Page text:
It wasn’t all bad
A routine traffic stop transformed into a dramatic rescue when an officer discovered a baby’s life was on the line. Deputy William Kimbro stopped a speeding car in Summerville, S.C., and found that a mother was rushing her 12-day-old daughter, Riley, to the hospital because the newborn had stopped breathing after feeding. The deputy immediately began performing CPR and continued until the baby began visibly breathing on her own. Kimbro was awarded a police medal for heroism, and baby Riley has made a full recovery.
A pair of 2-year-old Pakistani twins recently saw each other’s faces for the first time after surgery at a London hospital. Safa and Marwa Ullah were born conjoined at the skull, which is extremely rare, and local doctors told the family that separation surgery would likely kill one of the girls. But neurosurgeons at Britain’s Great Ormond Street Hospital offered hope: They created a virtual-reality replica of the girls’ skulls and brains and used a 3D-printed model of their heads to practice the surgery. After a 50-hour operation, the girls were separated; they have now left the hospital. “We are extremely excited about the future,” says mom Zainab Bibi.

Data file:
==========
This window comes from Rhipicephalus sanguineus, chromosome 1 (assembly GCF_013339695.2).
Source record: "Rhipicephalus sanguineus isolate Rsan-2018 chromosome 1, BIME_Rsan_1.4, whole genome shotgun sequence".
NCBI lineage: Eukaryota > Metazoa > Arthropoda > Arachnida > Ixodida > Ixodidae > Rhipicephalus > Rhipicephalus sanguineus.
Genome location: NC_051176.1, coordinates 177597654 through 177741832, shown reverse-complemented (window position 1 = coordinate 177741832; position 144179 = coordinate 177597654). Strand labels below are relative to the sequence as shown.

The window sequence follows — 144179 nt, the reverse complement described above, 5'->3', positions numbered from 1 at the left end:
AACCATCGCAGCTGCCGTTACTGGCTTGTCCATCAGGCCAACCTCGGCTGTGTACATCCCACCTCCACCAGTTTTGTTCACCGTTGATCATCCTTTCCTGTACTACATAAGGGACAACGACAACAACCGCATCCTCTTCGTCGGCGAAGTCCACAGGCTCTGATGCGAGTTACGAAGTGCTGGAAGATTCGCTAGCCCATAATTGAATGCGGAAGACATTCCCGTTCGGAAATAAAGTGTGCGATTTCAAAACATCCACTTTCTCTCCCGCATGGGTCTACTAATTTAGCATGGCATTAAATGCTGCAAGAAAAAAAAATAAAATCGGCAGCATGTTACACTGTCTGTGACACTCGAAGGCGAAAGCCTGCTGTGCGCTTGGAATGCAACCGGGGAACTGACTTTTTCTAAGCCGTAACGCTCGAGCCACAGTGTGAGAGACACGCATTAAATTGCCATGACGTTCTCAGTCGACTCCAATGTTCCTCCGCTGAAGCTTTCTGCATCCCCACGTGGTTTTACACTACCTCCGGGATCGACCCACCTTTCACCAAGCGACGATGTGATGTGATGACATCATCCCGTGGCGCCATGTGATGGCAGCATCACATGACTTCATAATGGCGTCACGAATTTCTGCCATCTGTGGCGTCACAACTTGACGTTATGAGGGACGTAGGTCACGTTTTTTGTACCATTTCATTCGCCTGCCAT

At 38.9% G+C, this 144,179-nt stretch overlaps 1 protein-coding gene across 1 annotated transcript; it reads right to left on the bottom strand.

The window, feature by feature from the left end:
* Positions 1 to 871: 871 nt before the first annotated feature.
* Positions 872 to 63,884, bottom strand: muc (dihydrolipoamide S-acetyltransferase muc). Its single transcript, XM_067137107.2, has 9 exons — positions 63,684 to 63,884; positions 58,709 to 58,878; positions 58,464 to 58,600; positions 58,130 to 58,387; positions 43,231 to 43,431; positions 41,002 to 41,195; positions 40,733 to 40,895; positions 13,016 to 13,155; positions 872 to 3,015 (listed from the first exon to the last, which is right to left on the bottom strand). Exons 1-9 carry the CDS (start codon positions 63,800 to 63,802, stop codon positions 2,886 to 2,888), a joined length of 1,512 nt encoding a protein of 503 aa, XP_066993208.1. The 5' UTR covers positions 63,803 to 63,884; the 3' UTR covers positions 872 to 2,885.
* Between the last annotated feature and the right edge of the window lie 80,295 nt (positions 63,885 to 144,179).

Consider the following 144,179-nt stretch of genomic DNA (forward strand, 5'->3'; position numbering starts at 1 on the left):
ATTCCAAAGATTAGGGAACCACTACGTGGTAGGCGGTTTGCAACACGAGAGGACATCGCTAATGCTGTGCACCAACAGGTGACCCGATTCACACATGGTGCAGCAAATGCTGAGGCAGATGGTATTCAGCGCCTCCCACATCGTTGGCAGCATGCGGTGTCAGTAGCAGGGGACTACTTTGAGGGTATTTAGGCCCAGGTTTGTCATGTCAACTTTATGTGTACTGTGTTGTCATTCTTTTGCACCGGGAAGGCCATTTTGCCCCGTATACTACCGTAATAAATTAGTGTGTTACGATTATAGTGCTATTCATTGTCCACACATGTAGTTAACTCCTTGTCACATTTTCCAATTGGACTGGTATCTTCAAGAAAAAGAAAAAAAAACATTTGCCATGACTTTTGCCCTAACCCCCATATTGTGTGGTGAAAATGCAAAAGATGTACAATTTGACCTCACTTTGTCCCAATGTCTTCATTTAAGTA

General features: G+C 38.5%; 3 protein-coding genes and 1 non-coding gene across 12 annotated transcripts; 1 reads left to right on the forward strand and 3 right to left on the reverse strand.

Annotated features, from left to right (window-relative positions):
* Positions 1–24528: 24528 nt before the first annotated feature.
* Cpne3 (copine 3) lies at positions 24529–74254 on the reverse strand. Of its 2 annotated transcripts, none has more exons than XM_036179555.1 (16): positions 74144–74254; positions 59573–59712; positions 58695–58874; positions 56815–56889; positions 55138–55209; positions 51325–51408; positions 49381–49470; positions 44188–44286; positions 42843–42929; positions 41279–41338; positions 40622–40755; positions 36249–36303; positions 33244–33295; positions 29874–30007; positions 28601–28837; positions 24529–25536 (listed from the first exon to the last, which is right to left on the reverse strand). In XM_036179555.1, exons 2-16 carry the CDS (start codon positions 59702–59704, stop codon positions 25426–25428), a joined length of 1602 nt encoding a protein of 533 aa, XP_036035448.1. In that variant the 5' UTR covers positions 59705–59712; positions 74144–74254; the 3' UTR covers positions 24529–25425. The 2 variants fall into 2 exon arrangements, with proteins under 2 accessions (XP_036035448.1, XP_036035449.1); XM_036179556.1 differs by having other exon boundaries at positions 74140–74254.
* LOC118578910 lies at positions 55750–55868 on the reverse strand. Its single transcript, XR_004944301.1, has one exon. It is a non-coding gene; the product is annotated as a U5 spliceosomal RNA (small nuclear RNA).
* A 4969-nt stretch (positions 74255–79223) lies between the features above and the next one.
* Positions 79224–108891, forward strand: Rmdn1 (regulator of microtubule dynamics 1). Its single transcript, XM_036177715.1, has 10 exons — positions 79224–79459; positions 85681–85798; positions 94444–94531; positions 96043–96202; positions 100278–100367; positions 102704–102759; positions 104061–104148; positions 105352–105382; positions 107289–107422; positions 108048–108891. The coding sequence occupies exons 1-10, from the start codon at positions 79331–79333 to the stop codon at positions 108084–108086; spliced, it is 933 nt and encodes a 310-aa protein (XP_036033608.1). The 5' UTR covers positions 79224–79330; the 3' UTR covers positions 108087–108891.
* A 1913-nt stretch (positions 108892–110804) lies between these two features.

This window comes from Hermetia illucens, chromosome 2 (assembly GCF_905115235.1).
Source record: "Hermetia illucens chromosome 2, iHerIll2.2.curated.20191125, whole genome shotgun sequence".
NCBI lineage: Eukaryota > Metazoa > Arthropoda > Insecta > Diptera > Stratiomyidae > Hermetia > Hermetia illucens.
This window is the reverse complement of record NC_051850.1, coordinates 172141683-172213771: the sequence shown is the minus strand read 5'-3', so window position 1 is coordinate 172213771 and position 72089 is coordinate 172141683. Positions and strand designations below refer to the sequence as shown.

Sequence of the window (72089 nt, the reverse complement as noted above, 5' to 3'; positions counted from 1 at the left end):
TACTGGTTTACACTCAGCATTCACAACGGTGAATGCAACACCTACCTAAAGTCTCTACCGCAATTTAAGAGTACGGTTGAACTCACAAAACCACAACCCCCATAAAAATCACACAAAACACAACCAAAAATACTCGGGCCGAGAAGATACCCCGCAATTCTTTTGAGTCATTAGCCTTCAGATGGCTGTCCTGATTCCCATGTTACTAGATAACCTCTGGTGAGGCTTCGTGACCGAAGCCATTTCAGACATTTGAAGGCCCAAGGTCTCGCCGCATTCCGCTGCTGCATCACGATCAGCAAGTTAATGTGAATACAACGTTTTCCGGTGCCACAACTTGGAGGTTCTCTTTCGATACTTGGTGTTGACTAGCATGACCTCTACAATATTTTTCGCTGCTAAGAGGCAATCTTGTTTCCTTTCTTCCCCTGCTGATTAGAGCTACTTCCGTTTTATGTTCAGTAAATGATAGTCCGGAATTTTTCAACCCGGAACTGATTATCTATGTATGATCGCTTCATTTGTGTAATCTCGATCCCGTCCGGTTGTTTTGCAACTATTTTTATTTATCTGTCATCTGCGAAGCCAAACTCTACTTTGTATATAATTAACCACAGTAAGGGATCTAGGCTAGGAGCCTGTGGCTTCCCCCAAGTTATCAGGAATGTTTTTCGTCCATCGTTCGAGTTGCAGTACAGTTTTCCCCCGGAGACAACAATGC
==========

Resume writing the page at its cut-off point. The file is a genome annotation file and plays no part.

When a bather at a Sardinian beach found himself in trouble, help arrived at Olympic speed. Andrea Benedetto, 45, was floating on an inflatable swan when he fell into the water and began drowning. As fate would have it, two-time world champion swimmer Filippo Magnini, 37, was nearby. The Italian Olympian sprang into action and swam to Benedetto, holding his head above the water and helping him onto a bather’s airbed. Together with lifeguards and fellow beachgoers, the retired athlete brought Benedetto safely to shore. “I only did what I had to do,” said Magnini.